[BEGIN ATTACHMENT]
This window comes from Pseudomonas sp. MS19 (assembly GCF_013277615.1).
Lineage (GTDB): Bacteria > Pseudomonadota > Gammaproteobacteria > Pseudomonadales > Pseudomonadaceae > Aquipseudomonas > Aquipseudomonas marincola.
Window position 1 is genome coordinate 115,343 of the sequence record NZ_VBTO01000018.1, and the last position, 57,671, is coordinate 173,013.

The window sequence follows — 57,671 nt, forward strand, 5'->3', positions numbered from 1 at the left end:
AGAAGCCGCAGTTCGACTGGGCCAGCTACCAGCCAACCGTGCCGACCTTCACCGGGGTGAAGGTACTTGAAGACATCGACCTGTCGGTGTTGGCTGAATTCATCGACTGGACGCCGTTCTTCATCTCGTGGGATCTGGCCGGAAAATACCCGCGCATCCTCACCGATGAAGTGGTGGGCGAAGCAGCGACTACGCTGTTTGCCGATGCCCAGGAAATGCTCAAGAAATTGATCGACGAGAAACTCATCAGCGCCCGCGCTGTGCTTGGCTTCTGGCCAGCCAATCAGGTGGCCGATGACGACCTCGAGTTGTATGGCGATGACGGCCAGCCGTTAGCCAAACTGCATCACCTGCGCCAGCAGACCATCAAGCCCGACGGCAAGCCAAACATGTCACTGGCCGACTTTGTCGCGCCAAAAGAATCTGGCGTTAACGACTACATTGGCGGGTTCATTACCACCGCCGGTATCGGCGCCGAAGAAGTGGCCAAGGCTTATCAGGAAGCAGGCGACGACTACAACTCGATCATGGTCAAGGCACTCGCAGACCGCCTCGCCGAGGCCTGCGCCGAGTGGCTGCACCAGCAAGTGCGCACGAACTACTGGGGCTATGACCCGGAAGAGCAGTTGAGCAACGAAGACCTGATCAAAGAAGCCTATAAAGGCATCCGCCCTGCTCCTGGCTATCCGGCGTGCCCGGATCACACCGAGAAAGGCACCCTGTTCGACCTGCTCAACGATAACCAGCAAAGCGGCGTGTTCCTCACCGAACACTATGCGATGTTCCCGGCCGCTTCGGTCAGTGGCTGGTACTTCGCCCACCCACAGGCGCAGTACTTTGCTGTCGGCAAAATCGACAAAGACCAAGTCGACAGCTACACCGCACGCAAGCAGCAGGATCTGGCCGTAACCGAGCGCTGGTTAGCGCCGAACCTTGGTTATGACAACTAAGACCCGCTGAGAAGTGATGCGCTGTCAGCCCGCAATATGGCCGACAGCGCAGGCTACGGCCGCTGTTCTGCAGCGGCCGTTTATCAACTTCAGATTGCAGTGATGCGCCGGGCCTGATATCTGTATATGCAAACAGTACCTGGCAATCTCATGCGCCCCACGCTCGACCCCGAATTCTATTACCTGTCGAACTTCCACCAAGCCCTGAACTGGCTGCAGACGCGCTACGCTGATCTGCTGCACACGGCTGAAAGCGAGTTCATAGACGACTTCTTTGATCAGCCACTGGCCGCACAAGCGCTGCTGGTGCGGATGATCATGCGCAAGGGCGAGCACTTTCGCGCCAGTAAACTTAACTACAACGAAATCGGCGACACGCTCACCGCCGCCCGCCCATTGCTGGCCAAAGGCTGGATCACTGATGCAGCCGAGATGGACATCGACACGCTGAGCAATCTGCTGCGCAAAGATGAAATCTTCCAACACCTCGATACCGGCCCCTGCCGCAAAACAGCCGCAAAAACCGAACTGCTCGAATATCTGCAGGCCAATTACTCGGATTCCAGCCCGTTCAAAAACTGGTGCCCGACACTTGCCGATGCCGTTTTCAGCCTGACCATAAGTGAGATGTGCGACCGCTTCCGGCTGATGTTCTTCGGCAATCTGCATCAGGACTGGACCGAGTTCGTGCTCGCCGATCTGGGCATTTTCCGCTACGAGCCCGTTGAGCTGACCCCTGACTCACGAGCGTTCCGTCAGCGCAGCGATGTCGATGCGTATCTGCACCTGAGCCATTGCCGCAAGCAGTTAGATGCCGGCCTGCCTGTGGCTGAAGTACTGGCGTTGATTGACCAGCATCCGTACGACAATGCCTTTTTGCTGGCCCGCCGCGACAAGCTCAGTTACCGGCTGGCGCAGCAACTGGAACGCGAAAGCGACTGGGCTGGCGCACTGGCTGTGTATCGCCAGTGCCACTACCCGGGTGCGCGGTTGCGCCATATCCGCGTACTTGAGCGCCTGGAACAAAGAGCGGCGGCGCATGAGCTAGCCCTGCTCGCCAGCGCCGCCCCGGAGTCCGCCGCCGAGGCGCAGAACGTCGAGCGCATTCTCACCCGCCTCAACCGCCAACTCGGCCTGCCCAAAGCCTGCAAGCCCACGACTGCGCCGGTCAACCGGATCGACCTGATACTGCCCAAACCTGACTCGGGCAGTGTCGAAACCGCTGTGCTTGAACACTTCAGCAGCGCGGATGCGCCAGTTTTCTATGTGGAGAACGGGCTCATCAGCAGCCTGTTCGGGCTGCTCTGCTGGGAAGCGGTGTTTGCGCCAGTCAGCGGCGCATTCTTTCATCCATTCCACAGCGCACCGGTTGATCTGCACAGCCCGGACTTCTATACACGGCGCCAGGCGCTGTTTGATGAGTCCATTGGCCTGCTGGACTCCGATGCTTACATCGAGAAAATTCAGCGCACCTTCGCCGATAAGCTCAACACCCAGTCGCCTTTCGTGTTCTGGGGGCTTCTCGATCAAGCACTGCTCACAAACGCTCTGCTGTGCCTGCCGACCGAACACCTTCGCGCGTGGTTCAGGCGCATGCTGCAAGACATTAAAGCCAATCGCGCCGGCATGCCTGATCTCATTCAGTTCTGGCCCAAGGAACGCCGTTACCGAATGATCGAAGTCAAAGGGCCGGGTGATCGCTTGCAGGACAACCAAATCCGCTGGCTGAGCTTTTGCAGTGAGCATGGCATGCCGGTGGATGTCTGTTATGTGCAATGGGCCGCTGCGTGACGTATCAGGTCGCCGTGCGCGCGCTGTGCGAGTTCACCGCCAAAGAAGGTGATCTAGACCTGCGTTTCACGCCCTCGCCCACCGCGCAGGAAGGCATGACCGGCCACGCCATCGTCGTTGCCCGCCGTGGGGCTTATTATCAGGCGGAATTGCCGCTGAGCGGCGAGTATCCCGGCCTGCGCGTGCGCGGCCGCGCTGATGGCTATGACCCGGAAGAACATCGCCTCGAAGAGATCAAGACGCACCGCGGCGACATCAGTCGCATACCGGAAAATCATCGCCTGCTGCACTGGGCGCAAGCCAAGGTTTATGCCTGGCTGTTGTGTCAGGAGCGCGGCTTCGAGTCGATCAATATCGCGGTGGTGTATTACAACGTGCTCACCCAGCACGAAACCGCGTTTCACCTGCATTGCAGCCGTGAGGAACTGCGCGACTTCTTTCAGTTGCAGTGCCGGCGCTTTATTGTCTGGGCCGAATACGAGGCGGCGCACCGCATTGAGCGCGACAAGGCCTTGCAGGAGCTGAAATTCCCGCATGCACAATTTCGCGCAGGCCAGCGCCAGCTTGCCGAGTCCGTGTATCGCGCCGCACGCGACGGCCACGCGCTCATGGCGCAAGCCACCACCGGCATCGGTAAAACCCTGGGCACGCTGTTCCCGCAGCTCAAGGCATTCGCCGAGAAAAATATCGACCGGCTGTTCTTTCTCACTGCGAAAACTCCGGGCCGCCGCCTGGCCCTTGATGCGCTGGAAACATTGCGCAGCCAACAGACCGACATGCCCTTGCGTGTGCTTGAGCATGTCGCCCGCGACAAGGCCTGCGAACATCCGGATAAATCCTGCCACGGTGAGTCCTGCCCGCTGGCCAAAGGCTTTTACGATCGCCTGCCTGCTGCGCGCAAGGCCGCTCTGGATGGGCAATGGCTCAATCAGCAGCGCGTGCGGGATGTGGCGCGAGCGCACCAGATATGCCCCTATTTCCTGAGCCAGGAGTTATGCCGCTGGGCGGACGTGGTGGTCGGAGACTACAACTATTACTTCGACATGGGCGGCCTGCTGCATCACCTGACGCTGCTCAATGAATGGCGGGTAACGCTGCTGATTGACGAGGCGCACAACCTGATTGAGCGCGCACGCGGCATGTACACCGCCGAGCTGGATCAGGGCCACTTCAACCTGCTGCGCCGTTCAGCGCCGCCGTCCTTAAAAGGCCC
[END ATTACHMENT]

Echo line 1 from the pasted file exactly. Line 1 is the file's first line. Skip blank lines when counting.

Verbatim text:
This window comes from Pseudomonas sp. MS19 (assembly GCF_013277615.1).